bq. This research note engages the current research on measuring media bias. I present a reanalysis of the results found in Groseclose and Milyo (2005) and show that the original parameter estimates of the ideological positions of media outlets are not stable over time. Using the same data but analyzed over different periods of time, I find a different conclusion than the previous article. I examine four-year rolling time periods andfind that the data produce different parameter estimates in the early- to mid-1990s as compared to after 2000, with all analyzed outlets appearing more moderate or conservative in later time periods. My results indicate that the estimated positions are sensitive observations in the data and the time period of observation of the outlet.
bq. The GM finding of a strong liberal bias seems suspect in light of my reanalysis. The findings presented here indicate liberal media outlets during the early 1990s, but conservative media outlets by the beginning of the next decade.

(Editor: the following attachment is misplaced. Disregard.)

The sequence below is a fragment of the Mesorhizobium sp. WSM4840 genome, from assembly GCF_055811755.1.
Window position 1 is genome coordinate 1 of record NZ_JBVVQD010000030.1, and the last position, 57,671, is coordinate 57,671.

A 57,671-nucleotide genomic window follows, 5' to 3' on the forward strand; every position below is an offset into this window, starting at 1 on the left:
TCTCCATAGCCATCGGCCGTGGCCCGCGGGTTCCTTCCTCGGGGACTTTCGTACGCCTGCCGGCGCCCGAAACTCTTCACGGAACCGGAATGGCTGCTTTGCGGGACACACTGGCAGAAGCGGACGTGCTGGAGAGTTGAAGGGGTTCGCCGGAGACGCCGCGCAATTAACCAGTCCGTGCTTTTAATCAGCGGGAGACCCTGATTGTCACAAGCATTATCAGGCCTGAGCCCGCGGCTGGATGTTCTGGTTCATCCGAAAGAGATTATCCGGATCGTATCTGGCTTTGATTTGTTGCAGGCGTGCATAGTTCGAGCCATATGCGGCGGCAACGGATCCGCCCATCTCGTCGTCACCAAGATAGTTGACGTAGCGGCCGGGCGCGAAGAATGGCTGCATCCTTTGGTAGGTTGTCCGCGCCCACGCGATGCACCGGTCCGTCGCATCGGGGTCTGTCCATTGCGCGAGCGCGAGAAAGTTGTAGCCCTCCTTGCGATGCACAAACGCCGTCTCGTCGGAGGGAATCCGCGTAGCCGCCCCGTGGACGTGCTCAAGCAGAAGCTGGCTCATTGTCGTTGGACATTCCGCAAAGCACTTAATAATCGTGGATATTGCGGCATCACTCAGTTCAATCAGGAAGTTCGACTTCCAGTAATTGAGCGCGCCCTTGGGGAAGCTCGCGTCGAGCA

And the results also change if one interest group (the National Taxpayers Union) is excluded from the estimation of the positions of media outlets:
bq. Performing a pooled analysis without using citations of the National Taxpayers Union (NTU), the most frequently cited policy group by members of Congress, resulted in an average drop in nearly nine points on the ADA scale. In other words, excluding citations of the NTU from both members of Congress and media outlets results in all media outlets appearing substantially more conservative.
For more, see the paper as well as Andy’s post on the Groseclose book (and the comments), the Puglisi-Snyder paper, Andy’s comments on that paper, Brendan Nyhan’s post on the original Groseclose-Milyo paper, and my earlier post on that paper and the general subject of ideological bias in the news media.